New system can generate detailed images of internal body structures and identify defects embedded in electronic circuits
UCF researchers have designed a new imaging system that captures detailed, 3D views of an object’s internal structures and is more affordable, compact and transportable than other systems. The invention is safe to use for both medical and scientific applications, since it does not require a radioactive source to create an image. For example, the system could visualize biological structures such as blood vessels, clots and internal hemorrhaging in a patient or detect and identify implanted medical devices. It may also enable the nondestructive testing and analysis of embedded electronic circuits and be used in identifying building defects, such as internal cracks or voids.
Today’s imaging devices, such as magnetic resonance imaging (MRI) systems and other nuclear magnetic resonance techniques, are complex, expensive systems that require a strong magnetic field with a large detector coil and a spatial encoding signal to determine the location of a particular image pixel. In contrast, the UCF invention employs a simpler design that uses smaller, less costly components, including a radio-frequency (RF) magnetic field radiator and a novel loop-shaped, resistive foil bolometer detector array. As well, the system does not require additional structures (like wave guides) to increase bolometer sensitivity, compared to existing uncooled metal foil RF bolometers.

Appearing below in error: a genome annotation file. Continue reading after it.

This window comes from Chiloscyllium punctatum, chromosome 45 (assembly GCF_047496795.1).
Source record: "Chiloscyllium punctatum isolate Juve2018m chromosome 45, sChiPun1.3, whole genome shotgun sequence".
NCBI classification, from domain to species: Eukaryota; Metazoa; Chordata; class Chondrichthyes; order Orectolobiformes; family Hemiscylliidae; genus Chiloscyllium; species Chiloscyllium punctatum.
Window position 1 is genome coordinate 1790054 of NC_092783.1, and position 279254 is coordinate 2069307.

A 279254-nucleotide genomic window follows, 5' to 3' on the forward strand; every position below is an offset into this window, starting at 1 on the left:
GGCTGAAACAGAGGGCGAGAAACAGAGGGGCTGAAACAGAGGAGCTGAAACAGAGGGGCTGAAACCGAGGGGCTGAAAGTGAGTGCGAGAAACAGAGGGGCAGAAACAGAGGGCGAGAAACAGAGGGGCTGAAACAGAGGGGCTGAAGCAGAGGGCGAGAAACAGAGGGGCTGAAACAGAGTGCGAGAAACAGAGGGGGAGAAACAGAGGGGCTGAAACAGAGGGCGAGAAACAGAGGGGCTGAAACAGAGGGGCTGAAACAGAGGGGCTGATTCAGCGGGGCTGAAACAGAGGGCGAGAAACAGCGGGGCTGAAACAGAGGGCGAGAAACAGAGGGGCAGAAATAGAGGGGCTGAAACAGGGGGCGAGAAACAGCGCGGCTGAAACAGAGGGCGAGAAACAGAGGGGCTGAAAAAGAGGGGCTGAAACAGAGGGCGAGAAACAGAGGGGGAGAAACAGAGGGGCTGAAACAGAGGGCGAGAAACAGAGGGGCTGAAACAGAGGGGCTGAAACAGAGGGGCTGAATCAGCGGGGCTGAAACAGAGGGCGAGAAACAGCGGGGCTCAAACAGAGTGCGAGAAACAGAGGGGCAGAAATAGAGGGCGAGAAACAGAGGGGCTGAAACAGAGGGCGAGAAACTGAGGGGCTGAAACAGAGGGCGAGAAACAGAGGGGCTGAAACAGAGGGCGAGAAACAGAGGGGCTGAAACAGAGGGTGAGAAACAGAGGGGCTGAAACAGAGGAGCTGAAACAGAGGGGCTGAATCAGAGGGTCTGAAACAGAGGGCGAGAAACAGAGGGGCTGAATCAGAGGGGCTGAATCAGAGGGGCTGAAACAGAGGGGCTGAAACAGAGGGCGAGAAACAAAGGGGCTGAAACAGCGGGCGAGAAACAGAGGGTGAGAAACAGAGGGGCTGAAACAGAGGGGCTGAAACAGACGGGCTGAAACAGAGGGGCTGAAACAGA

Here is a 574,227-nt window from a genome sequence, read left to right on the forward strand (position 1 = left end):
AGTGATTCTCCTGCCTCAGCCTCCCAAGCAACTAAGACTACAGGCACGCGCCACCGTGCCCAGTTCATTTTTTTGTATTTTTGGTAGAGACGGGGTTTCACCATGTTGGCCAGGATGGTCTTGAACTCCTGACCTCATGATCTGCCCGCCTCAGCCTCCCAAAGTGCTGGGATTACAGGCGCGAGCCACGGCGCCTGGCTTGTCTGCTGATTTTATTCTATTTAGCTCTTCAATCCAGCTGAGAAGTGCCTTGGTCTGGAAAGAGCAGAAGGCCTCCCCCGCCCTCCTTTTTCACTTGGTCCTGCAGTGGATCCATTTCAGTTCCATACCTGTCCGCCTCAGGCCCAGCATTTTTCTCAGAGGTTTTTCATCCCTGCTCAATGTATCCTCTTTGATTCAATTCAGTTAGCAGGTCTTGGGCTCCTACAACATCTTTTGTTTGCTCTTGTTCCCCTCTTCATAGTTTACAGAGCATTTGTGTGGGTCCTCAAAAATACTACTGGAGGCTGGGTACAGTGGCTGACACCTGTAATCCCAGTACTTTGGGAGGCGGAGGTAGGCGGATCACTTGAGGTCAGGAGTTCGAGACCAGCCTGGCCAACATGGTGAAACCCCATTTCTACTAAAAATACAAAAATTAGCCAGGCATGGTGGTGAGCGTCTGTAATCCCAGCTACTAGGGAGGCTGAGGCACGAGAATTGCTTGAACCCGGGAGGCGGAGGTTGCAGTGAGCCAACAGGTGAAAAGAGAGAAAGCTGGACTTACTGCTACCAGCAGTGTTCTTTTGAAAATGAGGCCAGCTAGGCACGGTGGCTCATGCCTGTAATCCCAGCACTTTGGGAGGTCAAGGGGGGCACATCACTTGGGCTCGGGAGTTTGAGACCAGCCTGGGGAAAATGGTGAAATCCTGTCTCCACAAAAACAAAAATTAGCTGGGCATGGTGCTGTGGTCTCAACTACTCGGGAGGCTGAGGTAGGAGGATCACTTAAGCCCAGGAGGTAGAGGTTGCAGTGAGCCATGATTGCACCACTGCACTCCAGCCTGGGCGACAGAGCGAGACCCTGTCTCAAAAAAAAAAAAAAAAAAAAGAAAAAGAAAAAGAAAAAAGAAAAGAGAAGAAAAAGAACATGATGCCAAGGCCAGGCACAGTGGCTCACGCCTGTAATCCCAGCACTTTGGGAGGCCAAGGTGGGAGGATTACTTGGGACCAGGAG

The unique imaging system consists of an RF transmission source (such as a magnetic field radiator), an uncooled, loop-shaped, resistive foil bolometer detector array, an image processor, and a display. As shown in Figure 1, an object of interest is positioned between the RF transmission source and the loop bolometer array. During operation, RF signals generated by the transmission source pass through the object, causing spatially varying flux density at the loop elements. The local flux density at a particular loop element induces current within the loop, causing Joule heating that results in a detectable resistance change within a bolometer circuit. The output is converted to a pixel intensity which is then combined spatially with the remaining elements to produce a composite “magnetic image.”
- High quality, MRI-like images without using radioactive sources
- More compact and affordable than MRI systems
- Enables nondestructive analysis of electronic circuits/objects that cannot be submerged in a fluid bath
- Improves the ability to isolate RF leakage locations and differentiate between radiation sources in closer proximity
- Medical or scientific imager
- Non-destructive analysis of electronic circuits
- Imaging system for implanted medical device identification markings